More troubling is the microphone. The TV boasts a “voice recognition” feature that allows viewers to control the screen with voice commands. But the service comes with a rather ominous warning: “Please be aware that if your spoken words include personal or other sensitive information, that information will be among the data captured and transmitted to a third party.” Got that? Don’t say personal or sensitive stuff in front of the TV.

You may not be watching, but the telescreen is listening.
I’m Terrified of My New TV: Why I’m Scared to Turn This Thing On — And You’d Be, Too

The spy in the wires
Second, further confirmation that intelligence agencies are out of control. During legal proceedings brought by human rights groups challenging GCHQ’s surveillance practices, the UK listening station was forced to admit something we already knew but until now could not prove: the Five Eyes use each others’ facilities to get round their own national laws.

Details of previously unknown internal policies, which GCHQ was forced to reveal during legal proceedings challenging their surveillance practices in the wake of the Snowden revelations, reveal that intelligence agencies can gain access to bulk data collected from US cables or through US corporate partnerships without having to obtain a warrant from the Secretary of State. This position seems to conflict with reassurances by the Intelligence Services Committee in July 2013 that whenever GCHQ seeks information from the US a warrant is in place.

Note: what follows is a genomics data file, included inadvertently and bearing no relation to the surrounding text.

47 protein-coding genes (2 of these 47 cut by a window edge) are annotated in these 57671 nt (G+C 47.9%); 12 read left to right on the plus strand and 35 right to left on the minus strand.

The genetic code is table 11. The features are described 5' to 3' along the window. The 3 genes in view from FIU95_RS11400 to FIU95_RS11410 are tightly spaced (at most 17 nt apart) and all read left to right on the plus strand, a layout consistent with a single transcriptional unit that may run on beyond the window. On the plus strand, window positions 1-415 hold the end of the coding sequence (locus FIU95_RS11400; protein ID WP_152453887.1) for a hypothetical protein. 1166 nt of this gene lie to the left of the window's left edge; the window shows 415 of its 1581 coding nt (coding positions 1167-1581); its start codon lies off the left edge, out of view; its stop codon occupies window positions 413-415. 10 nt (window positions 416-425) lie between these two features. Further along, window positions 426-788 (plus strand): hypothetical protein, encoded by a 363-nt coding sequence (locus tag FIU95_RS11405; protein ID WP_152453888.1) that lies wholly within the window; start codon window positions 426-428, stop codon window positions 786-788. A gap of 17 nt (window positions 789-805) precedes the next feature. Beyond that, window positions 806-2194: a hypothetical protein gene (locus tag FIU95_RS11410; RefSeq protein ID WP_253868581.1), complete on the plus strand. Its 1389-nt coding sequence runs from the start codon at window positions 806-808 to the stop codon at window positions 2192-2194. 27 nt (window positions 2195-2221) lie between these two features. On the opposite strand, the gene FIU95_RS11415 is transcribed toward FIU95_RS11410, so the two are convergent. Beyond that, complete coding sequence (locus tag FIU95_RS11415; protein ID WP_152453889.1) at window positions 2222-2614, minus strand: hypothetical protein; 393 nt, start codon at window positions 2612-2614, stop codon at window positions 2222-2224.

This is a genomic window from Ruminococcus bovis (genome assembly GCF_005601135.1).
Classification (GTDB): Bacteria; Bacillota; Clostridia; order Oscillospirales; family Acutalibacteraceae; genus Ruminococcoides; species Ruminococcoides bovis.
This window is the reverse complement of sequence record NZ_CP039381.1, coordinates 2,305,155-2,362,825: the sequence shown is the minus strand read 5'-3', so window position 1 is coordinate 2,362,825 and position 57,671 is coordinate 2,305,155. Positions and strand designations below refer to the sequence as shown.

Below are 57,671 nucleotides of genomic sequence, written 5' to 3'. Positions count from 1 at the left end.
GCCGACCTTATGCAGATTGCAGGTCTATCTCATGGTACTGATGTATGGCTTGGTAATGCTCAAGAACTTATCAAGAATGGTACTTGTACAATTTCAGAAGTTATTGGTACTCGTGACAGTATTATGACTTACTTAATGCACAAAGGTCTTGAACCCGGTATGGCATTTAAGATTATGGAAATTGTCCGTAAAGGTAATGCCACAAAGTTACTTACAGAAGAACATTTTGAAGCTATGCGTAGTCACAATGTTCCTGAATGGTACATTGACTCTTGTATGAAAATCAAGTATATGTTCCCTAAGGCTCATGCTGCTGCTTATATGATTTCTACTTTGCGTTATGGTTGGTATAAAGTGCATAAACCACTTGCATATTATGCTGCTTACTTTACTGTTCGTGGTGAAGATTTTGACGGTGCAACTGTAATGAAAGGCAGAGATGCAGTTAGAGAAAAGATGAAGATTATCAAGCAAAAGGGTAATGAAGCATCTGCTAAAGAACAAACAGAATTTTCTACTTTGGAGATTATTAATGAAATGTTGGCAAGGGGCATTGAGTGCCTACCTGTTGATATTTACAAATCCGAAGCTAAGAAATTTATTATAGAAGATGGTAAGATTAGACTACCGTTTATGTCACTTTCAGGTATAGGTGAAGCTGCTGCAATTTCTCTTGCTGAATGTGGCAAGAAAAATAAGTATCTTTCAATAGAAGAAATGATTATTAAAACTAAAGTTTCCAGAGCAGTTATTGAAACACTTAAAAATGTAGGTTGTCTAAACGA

Privacy International

What this means in practice is that GCHQ can take surveillance from any other country (remember that NSA has no restrictions on surveilling ‘foreigners’ — such as Brits) and can then search through that personal data with no concern about British law. PI explains,

No democratic oversight is required, nor review by the Commissioners, still less a warrant from the Secretary of State. This is an extraordinary position, given that a warrant would be required if the data was sought under a Mutual Legal Assistance Treaty (“MLAT”). A narrow and targeted MLAT request would need a warrant. If GCHQ solicits bulk “unanalysed” intercept, which involves a far greater intrusion into privacy, no warrant is needed.

The spy — everywhere
And thirdly, a frightening vision of the future, especially if business collection and intelligence agency spying combine: the massive voice recognition database being built by the banks. ACLU explains:

The Associated Press ran a story (along with two sidebars) this week on the use of voiceprints by big banks and other institutions. Those companies say they are using the technology to fight fraud, but in the process they are apparently compiling large databases of voiceprints without customers’ knowledge or permission.